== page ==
We have given much attention on the car insurance blog to finding cheaper car insurance and identifying the best car insurance company. We have focused on the need to be careful when reading the policy document and to note the fine print.
We would however also like to focus on a small but important part of the process of gaining car insurance – the disclosures made by the insured client on the policy application!
Neglecting to make a full disclosure in your policy documents may lead to an invalid claim – and will allow the insurer to decline your claim. This is very important to understand – so let us explain this in more detail:
- A car insurer calculates the premium based on all the information that the client has provided.
- This information will reveal the risks or likelihood of vehicle damage or vehicle loss.
- Much of this information is only known by the client – such as previous accidents and claims or convictions for drunk driving etc
- Only the client is aware who the nominated drivers or regular drivers will be, whether the vehicle is to be used for private or business purposes etc.
- By not providing ALL this information – and the CORRECT information – you will be guilty of defrauding the insurer and placing the insurer in an unfair, perilous position!
It is important to understand that this is not a “back door” for the insurer to dismiss an insurance claim – but rather as recognition of a fundamental principle of insurance! It is only fair that the rights of the insurer and the legitimate expectation of full disclosure are respected as well.
What is the measurement of how much is to be disclosed?
Insurers are entitled to full and frank disclosure of all facts material to its assessment of the risk and the premium charged. The Ombudsman for Short-Term Insurance, Brian Martin says if you are unsure of your facts, rather ask for more time from your insurer to verify the facts or advise them that you are unsure.
Car insurance clients will ask themselves “Do I need to inform the insurer about this?” We would like to advise that the client rather attempts to place himself in the position of a fictitious judge and ask – Would an independent judge regard that the insurer should have known about this when calculating the premium?”
When does the client have to make this full disclosure?
It is important to recognize that this is not a once-off disclosure or the purchase of a once –off asset! The agreement is based on continuous cover for an asset that needs to be protected from ever changing threats. If those threats are significantly altered – the car insurer needs to be made aware of this!
Consumers need to ensure that they advise their insurer or broker if circumstances have changed since the inception of the policy, for example, there is a new regular or nominated driver, the purpose of use has changed or you have had a change of address.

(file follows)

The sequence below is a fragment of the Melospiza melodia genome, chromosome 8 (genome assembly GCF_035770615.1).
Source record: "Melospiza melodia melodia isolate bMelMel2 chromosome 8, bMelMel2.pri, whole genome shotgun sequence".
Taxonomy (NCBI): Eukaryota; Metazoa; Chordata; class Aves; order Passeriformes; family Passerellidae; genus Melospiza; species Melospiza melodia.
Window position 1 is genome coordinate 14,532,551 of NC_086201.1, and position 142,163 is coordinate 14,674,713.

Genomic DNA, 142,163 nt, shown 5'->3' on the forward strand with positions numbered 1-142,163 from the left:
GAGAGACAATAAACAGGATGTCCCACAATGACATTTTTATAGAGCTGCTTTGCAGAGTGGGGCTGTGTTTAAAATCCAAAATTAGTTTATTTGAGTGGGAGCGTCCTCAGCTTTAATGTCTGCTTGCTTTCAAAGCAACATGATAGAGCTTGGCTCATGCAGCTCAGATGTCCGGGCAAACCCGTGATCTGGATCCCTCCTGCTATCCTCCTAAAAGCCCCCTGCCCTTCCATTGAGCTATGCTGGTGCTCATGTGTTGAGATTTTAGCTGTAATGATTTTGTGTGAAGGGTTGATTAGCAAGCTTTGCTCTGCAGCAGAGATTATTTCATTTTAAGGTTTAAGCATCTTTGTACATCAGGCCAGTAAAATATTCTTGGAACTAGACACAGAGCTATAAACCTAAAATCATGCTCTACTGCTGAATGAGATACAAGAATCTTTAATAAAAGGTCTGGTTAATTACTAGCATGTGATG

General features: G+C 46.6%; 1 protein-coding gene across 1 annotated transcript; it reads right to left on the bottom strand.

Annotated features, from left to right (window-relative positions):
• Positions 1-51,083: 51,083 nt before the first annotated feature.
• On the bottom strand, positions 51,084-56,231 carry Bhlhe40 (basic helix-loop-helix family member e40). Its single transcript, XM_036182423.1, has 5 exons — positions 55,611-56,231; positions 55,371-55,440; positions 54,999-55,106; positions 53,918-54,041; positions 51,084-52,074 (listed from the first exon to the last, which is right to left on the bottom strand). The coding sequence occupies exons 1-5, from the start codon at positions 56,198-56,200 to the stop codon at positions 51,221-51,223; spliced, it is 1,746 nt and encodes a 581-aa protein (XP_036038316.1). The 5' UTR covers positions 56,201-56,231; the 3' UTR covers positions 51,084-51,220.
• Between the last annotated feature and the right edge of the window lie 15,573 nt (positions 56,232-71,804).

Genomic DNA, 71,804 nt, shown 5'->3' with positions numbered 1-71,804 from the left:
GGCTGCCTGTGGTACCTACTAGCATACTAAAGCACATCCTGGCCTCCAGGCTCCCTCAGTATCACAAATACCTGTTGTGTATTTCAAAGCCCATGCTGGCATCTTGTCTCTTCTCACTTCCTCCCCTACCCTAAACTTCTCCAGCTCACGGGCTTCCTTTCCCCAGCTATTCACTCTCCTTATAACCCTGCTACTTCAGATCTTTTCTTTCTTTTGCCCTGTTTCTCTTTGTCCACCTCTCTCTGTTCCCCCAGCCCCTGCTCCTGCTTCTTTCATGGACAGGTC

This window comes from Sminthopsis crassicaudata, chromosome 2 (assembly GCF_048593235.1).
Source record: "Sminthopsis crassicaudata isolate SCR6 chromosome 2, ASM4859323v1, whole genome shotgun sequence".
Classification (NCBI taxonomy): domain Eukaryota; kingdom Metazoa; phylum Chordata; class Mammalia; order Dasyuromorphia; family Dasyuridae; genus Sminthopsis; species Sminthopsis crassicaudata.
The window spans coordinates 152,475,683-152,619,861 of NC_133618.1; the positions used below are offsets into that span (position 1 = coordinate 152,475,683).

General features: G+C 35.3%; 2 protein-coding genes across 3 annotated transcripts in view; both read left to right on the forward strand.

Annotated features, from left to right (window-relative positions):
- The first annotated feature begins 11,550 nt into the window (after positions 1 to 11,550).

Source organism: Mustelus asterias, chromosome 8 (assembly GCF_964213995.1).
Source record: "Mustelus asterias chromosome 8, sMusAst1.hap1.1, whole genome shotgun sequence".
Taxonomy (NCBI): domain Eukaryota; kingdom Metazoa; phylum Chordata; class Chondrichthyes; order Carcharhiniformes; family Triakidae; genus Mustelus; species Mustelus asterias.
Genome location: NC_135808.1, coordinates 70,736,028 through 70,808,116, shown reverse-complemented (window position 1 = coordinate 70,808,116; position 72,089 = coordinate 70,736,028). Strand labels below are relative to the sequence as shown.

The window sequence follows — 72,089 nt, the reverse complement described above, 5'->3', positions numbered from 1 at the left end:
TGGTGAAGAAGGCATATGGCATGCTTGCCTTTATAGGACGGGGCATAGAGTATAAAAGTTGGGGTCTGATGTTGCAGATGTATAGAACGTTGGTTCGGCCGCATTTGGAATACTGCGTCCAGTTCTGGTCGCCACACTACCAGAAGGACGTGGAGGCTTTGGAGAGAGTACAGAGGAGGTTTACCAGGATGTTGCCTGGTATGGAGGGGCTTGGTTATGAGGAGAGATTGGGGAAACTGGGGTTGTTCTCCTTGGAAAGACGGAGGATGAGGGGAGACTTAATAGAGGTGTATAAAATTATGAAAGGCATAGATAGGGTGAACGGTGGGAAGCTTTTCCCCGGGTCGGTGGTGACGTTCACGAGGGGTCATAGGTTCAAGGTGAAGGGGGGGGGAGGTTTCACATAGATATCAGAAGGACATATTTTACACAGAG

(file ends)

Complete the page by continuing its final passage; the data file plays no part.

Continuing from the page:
Decisions by the Ombudsman for Short Term Insurance
It is perhaps best to also to focus on the decisions of the Ombud pertaining to disclosures! How will the Ombud adjudicate disputes about the correctness of information disclosed?
An insurer relies upon the information furnished and bases its assessment on the truth and accuracy of that information. “If you have had prior claims or a judgement against you, make sure that you disclose this information. Rather adopt the policy of providing too much information then too little information”, says the Ombudsman for Short Term Insurance.
Example of partial disclosure made to a car insurer
The Office of the Ombudsman for Short Term Insurer dealt with a complaint where the insured had telephoned an insurance company enquiring about insurance cover for his vehicle and contents of his house. Based upon the responses given to a number of questions, the insurer provided a quotation which was accepted by the insured.
A few months later the insured filed a claim for damage to his motor vehicle which had been involved in an accident in a parking garage. The insurer rejected liability for the insured’s claim on the grounds of non-disclosure. The insured had submitted four accident claims against his previous insurer within a short period of time and which were of significant value. At the time that the insured took out the cover, he was asked whether in the previous five years there had been claims made against his vehicle, to which he only acknowledged one claim. Had the insured provided proper disclosure to his insurer, they would have declined the risk due to his history of claims.
The Ombud commented as follows:
“In this instance, we agreed with the insurer’s decision that they would declare the policy void from inception, but that they needed to refund all the insurance premiums that had been paid by the insured.
The insured knew that he had filed a significant number of claims within a short period of time against his previous insurer and that this information would certainly have affected the insurers assessment of the risk.”